Among theater folks, there's a lot of trepidation about the future. The loss of a dedicated voice at the Post is "potentially just devastating," says Curious Theatre artistic director Chip Walton. "If the theater beat goes away, none of us knows what the new normal is going to be. We've all heard a lot of talk about what kind of cultural community Denver aspires to be. I feel we've made good progress. But it's hard to talk about yourself as a significant cultural center when you don't even have a daily theater critic. I'm one of those hardcore stubborn people who still want to read my newspaper in print every day. I open up that section that used to be Arts & Entertainment and there's nothing there, just TV listings, movie listings, and the horoscope. I don't even know why that section exists any more."
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"There are a lot of small companies and actors who do their work for very little money," points out Freeland. "The reviews they get validate and give truth to their endeavors. For folks who've been around town for a long time, it's all the more bitter to watch John go because the circumstances aren't just that he's moving on and the next person will come. I can remember three long-term Denver Post theater critics, John being the third, in my life, and now we know that there's probably never going to be another. It's fascinating to read the bloggers and instant critics, but there's something to be said about an institutionalized paper or independent paper that has some sort of editorial oversight, where you know that every story gets eyes on it. There's authority that comes with that. I love new media, but it's moments like these where you go, Wow, look what we're losing along the way.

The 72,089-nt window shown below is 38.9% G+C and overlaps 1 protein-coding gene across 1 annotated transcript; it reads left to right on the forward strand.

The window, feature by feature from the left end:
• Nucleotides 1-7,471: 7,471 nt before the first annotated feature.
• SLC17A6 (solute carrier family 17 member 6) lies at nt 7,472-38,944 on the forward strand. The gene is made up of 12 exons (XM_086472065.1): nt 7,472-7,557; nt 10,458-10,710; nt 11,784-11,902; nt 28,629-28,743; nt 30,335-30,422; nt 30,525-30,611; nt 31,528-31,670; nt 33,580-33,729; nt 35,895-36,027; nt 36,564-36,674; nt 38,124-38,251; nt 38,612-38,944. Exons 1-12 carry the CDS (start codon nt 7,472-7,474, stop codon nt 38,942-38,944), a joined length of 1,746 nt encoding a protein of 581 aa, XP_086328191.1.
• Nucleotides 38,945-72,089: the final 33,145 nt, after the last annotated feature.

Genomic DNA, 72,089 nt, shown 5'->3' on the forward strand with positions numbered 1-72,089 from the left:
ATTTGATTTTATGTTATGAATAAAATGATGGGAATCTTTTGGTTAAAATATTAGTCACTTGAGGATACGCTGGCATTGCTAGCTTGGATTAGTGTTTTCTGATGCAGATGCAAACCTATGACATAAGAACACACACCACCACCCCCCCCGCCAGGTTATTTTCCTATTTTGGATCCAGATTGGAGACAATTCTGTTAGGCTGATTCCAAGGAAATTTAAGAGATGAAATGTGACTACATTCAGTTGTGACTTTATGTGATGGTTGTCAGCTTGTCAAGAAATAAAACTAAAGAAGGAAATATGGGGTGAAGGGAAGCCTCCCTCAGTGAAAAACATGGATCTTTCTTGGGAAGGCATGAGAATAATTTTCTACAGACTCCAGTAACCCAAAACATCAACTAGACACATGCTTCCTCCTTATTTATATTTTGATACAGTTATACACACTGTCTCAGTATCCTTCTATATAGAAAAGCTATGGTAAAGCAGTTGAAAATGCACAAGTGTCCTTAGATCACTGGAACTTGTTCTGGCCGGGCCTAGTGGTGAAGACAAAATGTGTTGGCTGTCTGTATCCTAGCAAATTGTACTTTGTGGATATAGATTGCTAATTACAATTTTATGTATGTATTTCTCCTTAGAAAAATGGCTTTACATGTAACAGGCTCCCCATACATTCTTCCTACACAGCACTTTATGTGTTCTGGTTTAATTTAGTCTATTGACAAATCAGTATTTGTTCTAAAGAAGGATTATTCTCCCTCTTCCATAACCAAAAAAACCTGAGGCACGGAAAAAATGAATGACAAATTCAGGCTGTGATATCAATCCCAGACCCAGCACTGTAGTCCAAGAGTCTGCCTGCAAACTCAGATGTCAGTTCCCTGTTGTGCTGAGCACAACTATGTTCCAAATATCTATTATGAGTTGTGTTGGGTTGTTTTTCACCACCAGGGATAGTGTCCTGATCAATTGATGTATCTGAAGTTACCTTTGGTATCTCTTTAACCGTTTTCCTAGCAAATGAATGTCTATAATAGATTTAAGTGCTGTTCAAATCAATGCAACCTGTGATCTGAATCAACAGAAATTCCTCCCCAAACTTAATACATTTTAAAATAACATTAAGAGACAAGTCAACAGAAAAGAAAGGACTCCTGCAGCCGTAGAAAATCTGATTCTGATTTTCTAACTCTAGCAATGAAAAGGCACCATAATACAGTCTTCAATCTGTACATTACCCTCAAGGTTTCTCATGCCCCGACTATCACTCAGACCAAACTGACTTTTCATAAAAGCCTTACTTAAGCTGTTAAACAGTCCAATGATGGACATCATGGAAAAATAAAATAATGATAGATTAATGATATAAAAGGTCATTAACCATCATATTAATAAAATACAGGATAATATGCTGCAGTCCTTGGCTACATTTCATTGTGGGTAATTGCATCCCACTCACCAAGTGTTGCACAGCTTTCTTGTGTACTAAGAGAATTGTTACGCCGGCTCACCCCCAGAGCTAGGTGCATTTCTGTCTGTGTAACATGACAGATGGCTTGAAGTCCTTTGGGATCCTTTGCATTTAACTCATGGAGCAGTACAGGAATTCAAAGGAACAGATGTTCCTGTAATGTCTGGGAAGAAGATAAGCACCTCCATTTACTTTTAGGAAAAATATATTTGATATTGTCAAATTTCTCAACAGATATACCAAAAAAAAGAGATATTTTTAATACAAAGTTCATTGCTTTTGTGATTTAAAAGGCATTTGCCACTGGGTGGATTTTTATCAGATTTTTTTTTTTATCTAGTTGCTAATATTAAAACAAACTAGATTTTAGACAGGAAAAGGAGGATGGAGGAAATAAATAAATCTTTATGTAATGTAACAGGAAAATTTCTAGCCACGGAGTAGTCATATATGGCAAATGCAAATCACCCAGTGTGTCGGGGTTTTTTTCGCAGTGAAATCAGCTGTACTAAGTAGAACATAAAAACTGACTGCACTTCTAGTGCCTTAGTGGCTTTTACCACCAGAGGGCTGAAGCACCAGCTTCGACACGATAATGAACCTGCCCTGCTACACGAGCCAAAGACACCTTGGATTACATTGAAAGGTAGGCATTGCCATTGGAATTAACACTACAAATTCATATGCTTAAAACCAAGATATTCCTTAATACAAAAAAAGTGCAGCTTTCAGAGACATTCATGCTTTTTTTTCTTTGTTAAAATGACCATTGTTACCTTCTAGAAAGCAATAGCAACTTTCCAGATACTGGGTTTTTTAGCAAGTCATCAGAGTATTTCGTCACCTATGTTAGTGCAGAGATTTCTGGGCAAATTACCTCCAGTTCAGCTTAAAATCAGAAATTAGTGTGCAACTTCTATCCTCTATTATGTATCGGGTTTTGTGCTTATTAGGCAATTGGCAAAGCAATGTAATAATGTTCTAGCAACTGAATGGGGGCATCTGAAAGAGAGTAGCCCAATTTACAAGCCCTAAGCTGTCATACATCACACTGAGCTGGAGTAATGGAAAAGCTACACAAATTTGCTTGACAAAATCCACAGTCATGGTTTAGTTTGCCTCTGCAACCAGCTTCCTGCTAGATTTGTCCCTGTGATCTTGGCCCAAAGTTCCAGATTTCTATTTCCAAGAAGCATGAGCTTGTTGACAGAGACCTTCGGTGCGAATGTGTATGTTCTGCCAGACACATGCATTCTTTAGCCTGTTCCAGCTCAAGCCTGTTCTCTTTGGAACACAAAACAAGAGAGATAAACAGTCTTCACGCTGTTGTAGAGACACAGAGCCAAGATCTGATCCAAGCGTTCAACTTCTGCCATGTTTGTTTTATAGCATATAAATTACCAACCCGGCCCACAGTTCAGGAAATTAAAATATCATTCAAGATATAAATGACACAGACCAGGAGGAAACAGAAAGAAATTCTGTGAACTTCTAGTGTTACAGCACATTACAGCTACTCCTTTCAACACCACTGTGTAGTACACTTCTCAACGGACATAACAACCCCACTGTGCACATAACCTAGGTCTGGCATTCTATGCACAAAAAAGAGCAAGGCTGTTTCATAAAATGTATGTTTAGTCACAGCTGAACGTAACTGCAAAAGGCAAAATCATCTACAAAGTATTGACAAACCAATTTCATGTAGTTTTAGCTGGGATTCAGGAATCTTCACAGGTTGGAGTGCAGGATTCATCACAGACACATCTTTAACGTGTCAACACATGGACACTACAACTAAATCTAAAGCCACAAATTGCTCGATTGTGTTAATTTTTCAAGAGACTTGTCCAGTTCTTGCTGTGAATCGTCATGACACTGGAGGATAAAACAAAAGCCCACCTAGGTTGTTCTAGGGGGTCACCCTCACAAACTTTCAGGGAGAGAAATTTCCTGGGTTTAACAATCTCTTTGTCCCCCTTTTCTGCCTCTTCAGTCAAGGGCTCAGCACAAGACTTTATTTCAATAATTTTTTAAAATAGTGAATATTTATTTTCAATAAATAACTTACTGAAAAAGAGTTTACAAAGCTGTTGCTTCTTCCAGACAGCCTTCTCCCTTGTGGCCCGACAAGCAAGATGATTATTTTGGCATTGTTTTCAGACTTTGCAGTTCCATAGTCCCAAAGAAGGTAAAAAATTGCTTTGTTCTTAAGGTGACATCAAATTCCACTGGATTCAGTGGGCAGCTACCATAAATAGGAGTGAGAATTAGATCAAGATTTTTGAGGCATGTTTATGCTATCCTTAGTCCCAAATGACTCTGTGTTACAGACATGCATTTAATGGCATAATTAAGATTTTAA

"It's hard watching John walk away," he adds, "but good that he was able to do it with grace and dignity, and somewhat on his own terms."